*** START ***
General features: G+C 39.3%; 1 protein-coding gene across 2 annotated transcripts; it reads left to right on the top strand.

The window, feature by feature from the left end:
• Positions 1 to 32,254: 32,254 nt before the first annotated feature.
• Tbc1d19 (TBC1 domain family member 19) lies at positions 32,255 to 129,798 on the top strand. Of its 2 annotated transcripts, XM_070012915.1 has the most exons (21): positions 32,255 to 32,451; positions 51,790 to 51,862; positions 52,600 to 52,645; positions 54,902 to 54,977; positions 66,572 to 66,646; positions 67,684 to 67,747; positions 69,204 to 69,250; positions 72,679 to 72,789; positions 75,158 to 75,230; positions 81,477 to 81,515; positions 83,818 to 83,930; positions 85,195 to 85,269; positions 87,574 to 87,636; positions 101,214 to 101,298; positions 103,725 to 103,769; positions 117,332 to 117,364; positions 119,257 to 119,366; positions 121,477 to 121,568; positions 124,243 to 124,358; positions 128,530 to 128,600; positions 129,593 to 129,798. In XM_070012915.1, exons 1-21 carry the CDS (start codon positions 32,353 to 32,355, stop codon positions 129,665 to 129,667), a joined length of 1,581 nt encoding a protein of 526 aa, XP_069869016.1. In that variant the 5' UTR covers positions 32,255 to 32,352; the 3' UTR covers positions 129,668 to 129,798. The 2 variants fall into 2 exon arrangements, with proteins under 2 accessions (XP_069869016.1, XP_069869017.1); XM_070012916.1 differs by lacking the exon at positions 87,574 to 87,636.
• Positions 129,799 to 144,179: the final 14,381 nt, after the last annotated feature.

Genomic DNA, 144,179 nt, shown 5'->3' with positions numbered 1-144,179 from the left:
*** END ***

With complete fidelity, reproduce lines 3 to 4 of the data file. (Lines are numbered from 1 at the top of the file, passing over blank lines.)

• Positions 1 to 32,254: 32,254 nt before the first annotated feature.
• Tbc1d19 (TBC1 domain family member 19) lies at positions 32,255 to 129,798 on the top strand. Of its 2 annotated transcripts, XM_070012915.1 has the most exons (21): positions 32,255 to 32,451; positions 51,790 to 51,862; positions 52,600 to 52,645; positions 54,902 to 54,977; positions 66,572 to 66,646; positions 67,684 to 67,747; positions 69,204 to 69,250; positions 72,679 to 72,789; positions 75,158 to 75,230; positions 81,477 to 81,515; positions 83,818 to 83,930; positions 85,195 to 85,269; positions 87,574 to 87,636; positions 101,214 to 101,298; positions 103,725 to 103,769; positions 117,332 to 117,364; positions 119,257 to 119,366; positions 121,477 to 121,568; positions 124,243 to 124,358; positions 128,530 to 128,600; positions 129,593 to 129,798. In XM_070012915.1, exons 1-21 carry the CDS (start codon positions 32,353 to 32,355, stop codon positions 129,665 to 129,667), a joined length of 1,581 nt encoding a protein of 526 aa, XP_069869016.1. In that variant the 5' UTR covers positions 32,255 to 32,352; the 3' UTR covers positions 129,668 to 129,798. The 2 variants fall into 2 exon arrangements, with proteins under 2 accessions (XP_069869016.1, XP_069869017.1); XM_070012916.1 differs by lacking the exon at positions 87,574 to 87,636.